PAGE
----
In addition to the books for the teaching of IRE, the Young Muslim Association also publishes regularly Islamic pamphlets, handouts and booklets in various local languages and dialects currently it is also involved in the translation of Islamic works from English to Kiswahili.
The need to impart religious education to our children remains an ardent task of the Association. Some 75 Madrassa teachers are supported in the rural and underprivileged communities of Kenya. Without this assistance hundreds of Muslim children will remain deprived of basic Islamic knowledge.
Northern part of Kenya which is predominantly Muslim inhabited lives in abject poverty. To alleviate the suffering of poverty stricken students in secondary schools and colleges, the Association provides financial assistance to many deserving cases to facilitate them complete their education.
To train Youth, the Association organizes seminars and training workshops and supports the efforts of Muslim students groups in the universities, colleges and schools. Hundred of Youth have thus been saved from going astray and lead the Islamic way of life. The Association also conducts Counselling and Career guidance programmes for Form 4 students – Has conducted Youth seminars on creating awareness on HIV / AIDS, Drug Abuse and Child Abuse.
This is a vast and very elaborate program under which the following activities are carried out: –
Regular assistance to poor, needy and wayfarers
Regular assistance to widows in slums and poor areas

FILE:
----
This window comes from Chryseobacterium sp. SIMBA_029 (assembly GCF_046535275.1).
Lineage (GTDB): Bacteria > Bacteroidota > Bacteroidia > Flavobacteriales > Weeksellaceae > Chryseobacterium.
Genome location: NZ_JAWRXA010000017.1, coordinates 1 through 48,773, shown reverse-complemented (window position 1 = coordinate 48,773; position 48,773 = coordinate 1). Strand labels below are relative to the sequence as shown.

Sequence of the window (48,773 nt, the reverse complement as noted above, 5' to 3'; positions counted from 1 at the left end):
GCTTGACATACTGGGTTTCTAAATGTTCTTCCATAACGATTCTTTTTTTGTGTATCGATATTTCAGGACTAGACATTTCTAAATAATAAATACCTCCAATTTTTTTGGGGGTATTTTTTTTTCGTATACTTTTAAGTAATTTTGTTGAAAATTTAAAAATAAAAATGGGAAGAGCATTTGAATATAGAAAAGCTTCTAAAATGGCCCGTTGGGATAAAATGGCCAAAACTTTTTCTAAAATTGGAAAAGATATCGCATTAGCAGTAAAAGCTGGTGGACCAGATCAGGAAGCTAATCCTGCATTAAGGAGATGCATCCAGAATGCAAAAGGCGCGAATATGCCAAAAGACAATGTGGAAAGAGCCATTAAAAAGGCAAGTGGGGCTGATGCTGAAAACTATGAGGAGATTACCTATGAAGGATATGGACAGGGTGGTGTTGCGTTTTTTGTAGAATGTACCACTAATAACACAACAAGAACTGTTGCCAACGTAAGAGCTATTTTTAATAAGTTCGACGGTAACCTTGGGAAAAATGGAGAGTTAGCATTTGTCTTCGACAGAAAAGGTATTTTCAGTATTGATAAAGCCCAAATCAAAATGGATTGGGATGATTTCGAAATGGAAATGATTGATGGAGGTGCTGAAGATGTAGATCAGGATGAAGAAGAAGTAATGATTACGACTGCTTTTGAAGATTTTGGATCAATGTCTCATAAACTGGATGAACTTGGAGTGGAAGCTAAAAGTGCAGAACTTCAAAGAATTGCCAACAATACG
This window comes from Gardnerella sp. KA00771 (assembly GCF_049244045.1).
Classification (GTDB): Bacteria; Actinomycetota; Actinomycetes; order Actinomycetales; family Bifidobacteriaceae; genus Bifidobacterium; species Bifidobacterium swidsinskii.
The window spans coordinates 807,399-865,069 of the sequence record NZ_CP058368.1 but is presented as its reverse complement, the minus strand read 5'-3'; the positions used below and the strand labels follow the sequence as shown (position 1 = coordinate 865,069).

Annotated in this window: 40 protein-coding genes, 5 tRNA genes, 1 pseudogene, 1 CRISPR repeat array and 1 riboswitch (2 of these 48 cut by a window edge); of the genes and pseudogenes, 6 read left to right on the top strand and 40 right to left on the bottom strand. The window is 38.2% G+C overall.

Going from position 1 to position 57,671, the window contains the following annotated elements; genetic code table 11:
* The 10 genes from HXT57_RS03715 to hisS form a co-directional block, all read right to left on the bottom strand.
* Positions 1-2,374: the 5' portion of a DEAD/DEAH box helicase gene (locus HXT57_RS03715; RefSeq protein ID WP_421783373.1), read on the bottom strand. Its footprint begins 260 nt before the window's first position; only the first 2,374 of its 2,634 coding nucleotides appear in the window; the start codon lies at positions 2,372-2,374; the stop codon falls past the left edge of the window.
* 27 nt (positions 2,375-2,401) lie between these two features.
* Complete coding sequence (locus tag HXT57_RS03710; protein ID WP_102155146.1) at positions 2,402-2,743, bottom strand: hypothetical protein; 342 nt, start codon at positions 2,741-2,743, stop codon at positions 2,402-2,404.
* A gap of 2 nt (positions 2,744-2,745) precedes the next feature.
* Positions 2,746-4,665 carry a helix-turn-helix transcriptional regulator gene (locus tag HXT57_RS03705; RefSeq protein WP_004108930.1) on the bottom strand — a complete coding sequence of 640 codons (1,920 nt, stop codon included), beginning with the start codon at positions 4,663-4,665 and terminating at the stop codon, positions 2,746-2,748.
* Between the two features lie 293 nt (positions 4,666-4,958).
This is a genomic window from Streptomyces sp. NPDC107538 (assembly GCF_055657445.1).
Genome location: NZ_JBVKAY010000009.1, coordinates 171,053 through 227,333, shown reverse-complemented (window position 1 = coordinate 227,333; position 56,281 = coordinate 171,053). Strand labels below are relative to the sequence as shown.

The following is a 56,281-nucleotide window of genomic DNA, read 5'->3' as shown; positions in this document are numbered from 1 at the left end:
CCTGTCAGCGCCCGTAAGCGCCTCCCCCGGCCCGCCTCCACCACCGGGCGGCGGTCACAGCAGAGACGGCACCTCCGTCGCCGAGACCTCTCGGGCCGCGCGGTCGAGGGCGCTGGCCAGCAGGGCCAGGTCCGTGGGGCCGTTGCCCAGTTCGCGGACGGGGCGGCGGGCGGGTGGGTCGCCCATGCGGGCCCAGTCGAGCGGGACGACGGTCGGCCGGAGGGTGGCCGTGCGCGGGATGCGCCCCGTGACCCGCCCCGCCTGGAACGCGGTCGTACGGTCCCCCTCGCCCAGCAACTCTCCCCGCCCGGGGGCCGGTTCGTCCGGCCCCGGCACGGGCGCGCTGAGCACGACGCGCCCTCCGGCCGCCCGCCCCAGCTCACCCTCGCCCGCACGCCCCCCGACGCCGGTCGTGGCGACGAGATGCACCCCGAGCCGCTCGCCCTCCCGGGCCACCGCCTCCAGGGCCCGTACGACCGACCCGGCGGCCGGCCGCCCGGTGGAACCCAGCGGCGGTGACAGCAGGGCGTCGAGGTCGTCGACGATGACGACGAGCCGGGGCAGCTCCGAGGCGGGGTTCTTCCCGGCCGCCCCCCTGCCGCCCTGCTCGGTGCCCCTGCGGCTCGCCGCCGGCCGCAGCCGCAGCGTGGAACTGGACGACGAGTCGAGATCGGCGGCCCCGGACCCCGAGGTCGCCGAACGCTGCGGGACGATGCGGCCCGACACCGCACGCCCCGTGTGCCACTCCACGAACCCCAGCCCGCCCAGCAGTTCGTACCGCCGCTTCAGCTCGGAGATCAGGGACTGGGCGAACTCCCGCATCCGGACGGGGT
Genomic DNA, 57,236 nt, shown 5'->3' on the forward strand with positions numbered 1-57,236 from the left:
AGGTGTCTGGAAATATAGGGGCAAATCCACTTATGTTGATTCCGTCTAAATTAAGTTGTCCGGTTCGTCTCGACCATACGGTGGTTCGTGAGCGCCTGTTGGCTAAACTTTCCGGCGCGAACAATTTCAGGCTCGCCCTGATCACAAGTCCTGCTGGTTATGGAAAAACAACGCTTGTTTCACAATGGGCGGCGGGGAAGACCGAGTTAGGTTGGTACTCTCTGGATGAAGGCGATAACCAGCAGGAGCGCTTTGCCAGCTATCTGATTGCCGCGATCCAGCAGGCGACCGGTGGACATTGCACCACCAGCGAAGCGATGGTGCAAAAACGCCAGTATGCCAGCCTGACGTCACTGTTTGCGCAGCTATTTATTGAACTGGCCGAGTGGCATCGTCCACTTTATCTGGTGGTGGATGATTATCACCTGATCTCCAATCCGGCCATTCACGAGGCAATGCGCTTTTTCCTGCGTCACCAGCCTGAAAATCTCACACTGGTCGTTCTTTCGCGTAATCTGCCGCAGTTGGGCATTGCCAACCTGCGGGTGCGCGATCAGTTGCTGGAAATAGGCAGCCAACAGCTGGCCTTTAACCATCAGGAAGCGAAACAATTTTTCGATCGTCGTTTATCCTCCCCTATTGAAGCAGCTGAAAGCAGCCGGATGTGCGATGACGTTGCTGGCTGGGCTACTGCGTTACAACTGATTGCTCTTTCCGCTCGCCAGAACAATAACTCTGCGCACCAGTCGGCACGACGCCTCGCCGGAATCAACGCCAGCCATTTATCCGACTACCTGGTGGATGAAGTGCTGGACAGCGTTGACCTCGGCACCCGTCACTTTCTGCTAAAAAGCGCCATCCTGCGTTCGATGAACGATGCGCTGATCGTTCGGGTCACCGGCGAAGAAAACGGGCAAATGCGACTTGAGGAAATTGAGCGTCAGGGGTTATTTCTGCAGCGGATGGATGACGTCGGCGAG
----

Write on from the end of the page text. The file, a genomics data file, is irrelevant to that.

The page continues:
Monthly rations to the OLD LADIES HOME in Pumwani
Water development programs in the ASAL areas; i.e. Sinking of shallow wells, installing hand and mechanic pumps.
Distribution of emergency relief in drought affected areas.
Organizing IFTAR & SIYAM programmes in poor rural areas.
Collection and distribution of Zakat Ul Fitr
Organize udhuya (Qurbani) programme during the month of Zul Hija
The Association participates at National Forums/committees to sensitize and create awareness on various issues as they affect the members of the Muslim Community.
The Association participated in drafting the amendments to the Children’s Bill.
Developed memorandum on Laws related to Women.
Member of the Drafting Team which prepared the first Kenya Country report on the Convention on the Rights of Children.
Member of the Caucus on the Affirmative Action and Gender Equality Bill.
Member of the Education Emergency Response Committee, Ministry of Education, Science and Technology, UNICEF/UNESCO.
Executive Board member of Kenya Alliance for the Advancement of Children and the National Children’s Caucus.
Member of the Elimu Yetu Coalition.
Appointed Member on the Task Force on Legal Issues Relating to HIV/AIDS by the Attorney General – 1999 to 2000.
Founder member of Pastoralist Childrens Education Caucus – Now under Arid Land Management.
Executive Committee Member of National Council of NGOs.
1964 – First Registered under the SOCIETIES ACT NO. 1441
1993 – Registered under the NGO CO-ORDINATION ACT NO. OP.218/051/9396/125
PIN NO: P000607212K
This piece is taken from the blog of the Young Muslim Association..
See on-line at: http://tymagmch.blogspot.com/2006/07/yma.html